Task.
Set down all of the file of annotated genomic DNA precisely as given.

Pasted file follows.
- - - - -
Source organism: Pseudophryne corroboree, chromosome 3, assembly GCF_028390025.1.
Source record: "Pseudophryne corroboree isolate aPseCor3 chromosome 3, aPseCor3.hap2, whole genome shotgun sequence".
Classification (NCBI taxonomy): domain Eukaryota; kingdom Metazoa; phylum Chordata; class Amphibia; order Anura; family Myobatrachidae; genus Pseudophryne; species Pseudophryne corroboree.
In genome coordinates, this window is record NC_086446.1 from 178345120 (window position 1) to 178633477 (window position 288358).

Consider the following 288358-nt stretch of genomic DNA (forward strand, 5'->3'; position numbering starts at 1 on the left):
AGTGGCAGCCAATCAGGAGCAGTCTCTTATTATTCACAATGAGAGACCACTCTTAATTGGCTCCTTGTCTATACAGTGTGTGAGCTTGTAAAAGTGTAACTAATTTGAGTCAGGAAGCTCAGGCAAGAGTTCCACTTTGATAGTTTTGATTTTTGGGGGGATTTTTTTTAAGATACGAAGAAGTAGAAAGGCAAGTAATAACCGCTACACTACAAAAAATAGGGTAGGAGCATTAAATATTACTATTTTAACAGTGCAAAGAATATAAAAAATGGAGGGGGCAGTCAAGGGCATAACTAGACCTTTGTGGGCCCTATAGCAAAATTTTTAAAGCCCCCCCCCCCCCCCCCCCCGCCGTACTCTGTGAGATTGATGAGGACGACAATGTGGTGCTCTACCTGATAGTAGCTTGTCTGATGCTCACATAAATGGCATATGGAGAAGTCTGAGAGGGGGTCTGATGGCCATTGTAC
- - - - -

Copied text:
Source organism: Pseudophryne corroboree, chromosome 3, assembly GCF_028390025.1.
Source record: "Pseudophryne corroboree isolate aPseCor3 chromosome 3, aPseCor3.hap2, whole genome shotgun sequence".
Classification (NCBI taxonomy): domain Eukaryota; kingdom Metazoa; phylum Chordata; class Amphibia; order Anura; family Myobatrachidae; genus Pseudophryne; species Pseudophryne corroboree.
In genome coordinates, this window is record NC_086446.1 from 178345120 (window position 1) to 178633477 (window position 288358).

Consider the following 288358-nt stretch of genomic DNA (forward strand, 5'->3'; position numbering starts at 1 on the left):
AGTGGCAGCCAATCAGGAGCAGTCTCTTATTATTCACAATGAGAGACCACTCTTAATTGGCTCCTTGTCTATACAGTGTGTGAGCTTGTAAAAGTGTAACTAATTTGAGTCAGGAAGCTCAGGCAAGAGTTCCACTTTGATAGTTTTGATTTTTGGGGGGATTTTTTTTAAGATACGAAGAAGTAGAAAGGCAAGTAATAACCGCTACACTACAAAAAATAGGGTAGGAGCATTAAATATTACTATTTTAACAGTGCAAAGAATATAAAAAATGGAGGGGGCAGTCAAGGGCATAACTAGACCTTTGTGGGCCCTATAGCAAAATTTTTAAAGCCCCCCCCCCCCCCCCCCCCGCCGTACTCTGTGAGATTGATGAGGACGACAATGTGGTGCTCTACCTGATAGTAGCTTGTCTGATGCTCACATAAATGGCATATGGAGAAGTCTGAGAGGGGGTCTGATGGCCATTGTAC